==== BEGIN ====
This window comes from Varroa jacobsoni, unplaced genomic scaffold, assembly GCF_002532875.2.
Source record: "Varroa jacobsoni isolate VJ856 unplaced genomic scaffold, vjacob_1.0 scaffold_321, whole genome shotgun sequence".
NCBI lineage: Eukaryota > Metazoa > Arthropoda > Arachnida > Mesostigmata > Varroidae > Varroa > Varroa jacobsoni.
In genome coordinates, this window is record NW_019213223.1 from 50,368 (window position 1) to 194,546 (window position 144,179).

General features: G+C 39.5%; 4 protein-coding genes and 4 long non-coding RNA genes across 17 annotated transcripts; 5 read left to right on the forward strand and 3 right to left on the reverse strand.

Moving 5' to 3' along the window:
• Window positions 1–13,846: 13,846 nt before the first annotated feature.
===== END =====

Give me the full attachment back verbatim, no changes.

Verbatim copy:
This window comes from Varroa jacobsoni, unplaced genomic scaffold, assembly GCF_002532875.2.
Source record: "Varroa jacobsoni isolate VJ856 unplaced genomic scaffold, vjacob_1.0 scaffold_321, whole genome shotgun sequence".
NCBI lineage: Eukaryota > Metazoa > Arthropoda > Arachnida > Mesostigmata > Varroidae > Varroa > Varroa jacobsoni.
In genome coordinates, this window is record NW_019213223.1 from 50,368 (window position 1) to 194,546 (window position 144,179).

General features: G+C 39.5%; 4 protein-coding genes and 4 long non-coding RNA genes across 17 annotated transcripts; 5 read left to right on the forward strand and 3 right to left on the reverse strand.

Moving 5' to 3' along the window:
• Window positions 1–13,846: 13,846 nt before the first annotated feature.